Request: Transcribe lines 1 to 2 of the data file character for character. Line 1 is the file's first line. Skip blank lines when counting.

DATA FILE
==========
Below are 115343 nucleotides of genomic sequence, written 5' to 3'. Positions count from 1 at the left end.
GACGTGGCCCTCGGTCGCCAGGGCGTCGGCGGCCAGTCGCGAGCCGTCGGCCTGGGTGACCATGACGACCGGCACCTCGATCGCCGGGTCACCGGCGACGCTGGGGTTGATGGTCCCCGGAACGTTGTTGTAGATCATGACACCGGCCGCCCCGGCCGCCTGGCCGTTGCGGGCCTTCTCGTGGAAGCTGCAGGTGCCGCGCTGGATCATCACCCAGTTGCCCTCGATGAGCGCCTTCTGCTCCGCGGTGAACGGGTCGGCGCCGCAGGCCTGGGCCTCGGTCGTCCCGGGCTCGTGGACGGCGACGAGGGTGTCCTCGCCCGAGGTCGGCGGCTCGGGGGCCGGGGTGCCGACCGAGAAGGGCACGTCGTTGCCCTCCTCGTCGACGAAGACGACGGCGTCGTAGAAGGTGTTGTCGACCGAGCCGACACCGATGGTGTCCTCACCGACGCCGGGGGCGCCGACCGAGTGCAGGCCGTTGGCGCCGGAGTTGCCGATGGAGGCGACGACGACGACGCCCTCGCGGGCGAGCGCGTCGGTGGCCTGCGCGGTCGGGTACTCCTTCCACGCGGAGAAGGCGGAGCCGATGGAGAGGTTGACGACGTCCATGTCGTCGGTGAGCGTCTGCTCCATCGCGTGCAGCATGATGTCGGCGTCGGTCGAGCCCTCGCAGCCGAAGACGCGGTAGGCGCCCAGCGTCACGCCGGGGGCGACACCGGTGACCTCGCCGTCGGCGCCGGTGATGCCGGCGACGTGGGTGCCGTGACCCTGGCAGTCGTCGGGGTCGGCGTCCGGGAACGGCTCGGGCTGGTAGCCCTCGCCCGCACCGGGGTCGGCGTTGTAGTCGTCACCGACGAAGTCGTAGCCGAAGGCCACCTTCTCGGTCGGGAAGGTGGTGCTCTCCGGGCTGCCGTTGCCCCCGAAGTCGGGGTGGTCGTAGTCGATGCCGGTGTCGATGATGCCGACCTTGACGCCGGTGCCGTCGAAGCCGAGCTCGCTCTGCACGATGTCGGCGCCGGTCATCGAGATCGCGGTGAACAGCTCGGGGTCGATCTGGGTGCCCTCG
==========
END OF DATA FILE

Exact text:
Below are 115343 nucleotides of genomic sequence, written 5' to 3'. Positions count from 1 at the left end.
GACGTGGCCCTCGGTCGCCAGGGCGTCGGCGGCCAGTCGCGAGCCGTCGGCCTGGGTGACCATGACGACCGGCACCTCGATCGCCGGGTCACCGGCGACGCTGGGGTTGATGGTCCCCGGAACGTTGTTGTAGATCATGACACCGGCCGCCCCGGCCGCCTGGCCGTTGCGGGCCTTCTCGTGGAAGCTGCAGGTGCCGCGCTGGATCATCACCCAGTTGCCCTCGATGAGCGCCTTCTGCTCCGCGGTGAACGGGTCGGCGCCGCAGGCCTGGGCCTCGGTCGTCCCGGGCTCGTGGACGGCGACGAGGGTGTCCTCGCCCGAGGTCGGCGGCTCGGGGGCCGGGGTGCCGACCGAGAAGGGCACGTCGTTGCCCTCCTCGTCGACGAAGACGACGGCGTCGTAGAAGGTGTTGTCGACCGAGCCGACACCGATGGTGTCCTCACCGACGCCGGGGGCGCCGACCGAGTGCAGGCCGTTGGCGCCGGAGTTGCCGATGGAGGCGACGACGACGACGCCCTCGCGGGCGAGCGCGTCGGTGGCCTGCGCGGTCGGGTACTCCTTCCACGCGGAGAAGGCGGAGCCGATGGAGAGGTTGACGACGTCCATGTCGTCGGTGAGCGTCTGCTCCATCGCGTGCAGCATGATGTCGGCGTCGGTCGAGCCCTCGCAGCCGAAGACGCGGTAGGCGCCCAGCGTCACGCCGGGGGCGACACCGGTGACCTCGCCGTCGGCGCCGGTGATGCCGGCGACGTGGGTGCCGTGACCCTGGCAGTCGTCGGGGTCGGCGTCCGGGAACGGCTCGGGCTGGTAGCCCTCGCCCGCACCGGGGTCGGCGTTGTAGTCGTCACCGACGAAGTCGTAGCCGAAGGCCACCTTCTCGGTCGGGAAGGTGGTGCTCTCCGGGCTGCCGTTGCCCCCGAAGTCGGGGTGGTCGTAGTCGATGCCGGTGTCGATGATGCCGACCTTGACGCCGGTGCCGTCGAAGCCGAGCTCGCTCTGCACGATGTCGGCGCCGGTCATCGAGATCGCGGTGAACAGCTCGGGGTCGATCTGGGTGCCCTCG